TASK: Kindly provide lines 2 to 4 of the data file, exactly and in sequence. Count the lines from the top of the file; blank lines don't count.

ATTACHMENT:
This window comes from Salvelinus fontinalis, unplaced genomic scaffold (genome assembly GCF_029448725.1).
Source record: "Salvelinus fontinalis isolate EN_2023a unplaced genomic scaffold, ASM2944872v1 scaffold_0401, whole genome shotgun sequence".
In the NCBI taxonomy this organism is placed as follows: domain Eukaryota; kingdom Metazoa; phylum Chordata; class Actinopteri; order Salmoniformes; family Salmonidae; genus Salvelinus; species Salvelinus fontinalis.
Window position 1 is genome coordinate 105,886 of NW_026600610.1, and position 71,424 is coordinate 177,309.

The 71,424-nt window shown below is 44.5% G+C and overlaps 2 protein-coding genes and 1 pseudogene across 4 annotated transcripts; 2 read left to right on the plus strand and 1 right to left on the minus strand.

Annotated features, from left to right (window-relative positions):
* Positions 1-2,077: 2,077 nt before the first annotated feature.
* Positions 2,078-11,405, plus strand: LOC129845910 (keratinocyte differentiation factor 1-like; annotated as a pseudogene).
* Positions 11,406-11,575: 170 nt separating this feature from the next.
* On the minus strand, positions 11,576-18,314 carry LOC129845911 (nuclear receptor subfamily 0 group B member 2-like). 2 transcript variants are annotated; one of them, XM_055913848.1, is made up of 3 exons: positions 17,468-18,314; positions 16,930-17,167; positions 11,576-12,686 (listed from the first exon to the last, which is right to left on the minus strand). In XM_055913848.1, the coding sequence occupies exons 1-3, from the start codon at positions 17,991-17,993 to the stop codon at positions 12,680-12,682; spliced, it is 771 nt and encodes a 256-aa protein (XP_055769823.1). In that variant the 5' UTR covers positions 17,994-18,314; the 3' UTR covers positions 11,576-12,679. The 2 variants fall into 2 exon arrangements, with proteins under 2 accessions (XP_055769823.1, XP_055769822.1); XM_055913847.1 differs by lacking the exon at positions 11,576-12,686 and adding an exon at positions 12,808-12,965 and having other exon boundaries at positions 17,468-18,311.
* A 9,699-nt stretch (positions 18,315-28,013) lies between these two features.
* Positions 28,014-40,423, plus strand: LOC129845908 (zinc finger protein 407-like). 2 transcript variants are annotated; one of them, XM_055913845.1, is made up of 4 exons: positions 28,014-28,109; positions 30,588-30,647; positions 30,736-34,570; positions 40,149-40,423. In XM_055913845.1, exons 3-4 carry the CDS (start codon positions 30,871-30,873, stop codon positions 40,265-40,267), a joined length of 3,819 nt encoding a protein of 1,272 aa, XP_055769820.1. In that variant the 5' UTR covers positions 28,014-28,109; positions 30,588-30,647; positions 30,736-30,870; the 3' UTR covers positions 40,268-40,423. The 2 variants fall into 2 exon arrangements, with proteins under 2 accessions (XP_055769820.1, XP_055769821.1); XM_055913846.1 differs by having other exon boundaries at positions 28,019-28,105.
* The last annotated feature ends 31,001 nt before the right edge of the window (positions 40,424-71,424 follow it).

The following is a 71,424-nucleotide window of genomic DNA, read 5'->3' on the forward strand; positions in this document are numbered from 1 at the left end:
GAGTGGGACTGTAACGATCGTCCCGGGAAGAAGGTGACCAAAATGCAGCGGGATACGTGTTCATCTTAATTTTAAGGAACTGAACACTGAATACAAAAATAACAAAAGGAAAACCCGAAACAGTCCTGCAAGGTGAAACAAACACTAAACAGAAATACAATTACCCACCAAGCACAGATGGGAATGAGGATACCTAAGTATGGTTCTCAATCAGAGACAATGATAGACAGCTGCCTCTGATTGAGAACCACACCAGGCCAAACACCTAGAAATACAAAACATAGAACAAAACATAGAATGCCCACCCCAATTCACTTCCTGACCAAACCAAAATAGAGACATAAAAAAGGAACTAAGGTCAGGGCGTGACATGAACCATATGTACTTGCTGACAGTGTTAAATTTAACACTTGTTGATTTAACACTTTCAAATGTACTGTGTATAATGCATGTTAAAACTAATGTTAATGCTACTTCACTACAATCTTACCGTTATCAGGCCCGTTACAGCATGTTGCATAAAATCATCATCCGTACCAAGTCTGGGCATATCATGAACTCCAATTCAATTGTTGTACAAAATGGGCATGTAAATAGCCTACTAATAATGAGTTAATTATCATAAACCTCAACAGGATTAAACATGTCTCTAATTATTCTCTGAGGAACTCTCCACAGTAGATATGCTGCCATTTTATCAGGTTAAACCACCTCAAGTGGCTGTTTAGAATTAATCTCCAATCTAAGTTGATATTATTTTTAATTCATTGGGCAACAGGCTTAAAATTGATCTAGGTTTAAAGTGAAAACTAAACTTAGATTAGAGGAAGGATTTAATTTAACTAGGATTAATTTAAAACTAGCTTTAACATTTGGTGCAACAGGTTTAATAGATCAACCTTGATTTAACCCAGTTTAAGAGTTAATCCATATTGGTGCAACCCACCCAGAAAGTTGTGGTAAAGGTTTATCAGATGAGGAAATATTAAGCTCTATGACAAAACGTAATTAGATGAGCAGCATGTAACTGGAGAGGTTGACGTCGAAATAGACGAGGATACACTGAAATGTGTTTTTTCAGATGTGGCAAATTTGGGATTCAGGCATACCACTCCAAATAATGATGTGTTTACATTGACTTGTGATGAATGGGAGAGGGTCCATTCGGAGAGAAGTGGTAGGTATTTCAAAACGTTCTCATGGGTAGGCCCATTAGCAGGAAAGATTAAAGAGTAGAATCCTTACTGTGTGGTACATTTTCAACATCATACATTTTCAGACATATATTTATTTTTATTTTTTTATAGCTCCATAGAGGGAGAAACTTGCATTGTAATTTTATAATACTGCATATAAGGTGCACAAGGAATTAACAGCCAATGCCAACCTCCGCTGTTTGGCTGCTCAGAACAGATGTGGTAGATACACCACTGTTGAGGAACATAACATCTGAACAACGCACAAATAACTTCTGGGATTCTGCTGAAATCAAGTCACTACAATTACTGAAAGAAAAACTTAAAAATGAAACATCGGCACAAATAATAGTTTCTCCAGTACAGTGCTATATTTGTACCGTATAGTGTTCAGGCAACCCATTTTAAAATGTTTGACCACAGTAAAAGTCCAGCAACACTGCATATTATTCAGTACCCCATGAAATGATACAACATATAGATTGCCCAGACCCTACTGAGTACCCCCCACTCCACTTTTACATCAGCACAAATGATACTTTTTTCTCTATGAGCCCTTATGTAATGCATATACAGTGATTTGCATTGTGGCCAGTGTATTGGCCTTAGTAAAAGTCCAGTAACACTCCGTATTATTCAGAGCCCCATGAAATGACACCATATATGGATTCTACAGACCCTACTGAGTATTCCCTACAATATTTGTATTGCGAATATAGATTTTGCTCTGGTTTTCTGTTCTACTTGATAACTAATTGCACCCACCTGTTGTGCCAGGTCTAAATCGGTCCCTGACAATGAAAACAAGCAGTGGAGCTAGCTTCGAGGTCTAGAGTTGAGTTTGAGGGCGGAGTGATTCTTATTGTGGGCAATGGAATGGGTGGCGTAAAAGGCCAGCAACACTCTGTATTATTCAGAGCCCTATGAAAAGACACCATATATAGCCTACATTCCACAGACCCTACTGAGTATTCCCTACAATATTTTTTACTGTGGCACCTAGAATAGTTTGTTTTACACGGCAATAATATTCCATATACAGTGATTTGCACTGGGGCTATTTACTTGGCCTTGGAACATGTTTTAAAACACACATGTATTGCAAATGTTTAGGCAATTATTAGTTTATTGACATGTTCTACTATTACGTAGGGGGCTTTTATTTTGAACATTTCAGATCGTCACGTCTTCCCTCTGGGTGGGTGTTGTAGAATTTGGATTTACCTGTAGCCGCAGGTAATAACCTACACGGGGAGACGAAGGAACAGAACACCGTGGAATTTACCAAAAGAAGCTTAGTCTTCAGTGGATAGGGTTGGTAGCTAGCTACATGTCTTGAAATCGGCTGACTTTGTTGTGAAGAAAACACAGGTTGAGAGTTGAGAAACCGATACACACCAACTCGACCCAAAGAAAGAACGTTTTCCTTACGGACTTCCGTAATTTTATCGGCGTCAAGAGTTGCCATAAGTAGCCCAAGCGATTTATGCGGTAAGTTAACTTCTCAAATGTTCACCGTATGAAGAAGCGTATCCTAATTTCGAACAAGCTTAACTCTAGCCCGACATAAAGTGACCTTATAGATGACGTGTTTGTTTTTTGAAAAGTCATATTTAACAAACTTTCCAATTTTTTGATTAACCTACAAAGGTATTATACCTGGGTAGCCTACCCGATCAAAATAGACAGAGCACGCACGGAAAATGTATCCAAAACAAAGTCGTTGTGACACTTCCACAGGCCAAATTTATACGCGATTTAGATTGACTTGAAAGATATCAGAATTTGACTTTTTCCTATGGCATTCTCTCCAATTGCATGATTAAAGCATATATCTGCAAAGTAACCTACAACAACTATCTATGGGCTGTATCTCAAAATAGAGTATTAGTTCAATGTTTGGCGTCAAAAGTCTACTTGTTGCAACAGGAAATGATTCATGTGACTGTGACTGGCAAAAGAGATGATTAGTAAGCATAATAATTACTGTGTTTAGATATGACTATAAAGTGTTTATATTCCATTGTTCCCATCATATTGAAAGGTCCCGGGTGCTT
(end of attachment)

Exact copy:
Source record: "Salvelinus fontinalis isolate EN_2023a unplaced genomic scaffold, ASM2944872v1 scaffold_0401, whole genome shotgun sequence".
In the NCBI taxonomy this organism is placed as follows: domain Eukaryota; kingdom Metazoa; phylum Chordata; class Actinopteri; order Salmoniformes; family Salmonidae; genus Salvelinus; species Salvelinus fontinalis.
Window position 1 is genome coordinate 105,886 of NW_026600610.1, and position 71,424 is coordinate 177,309.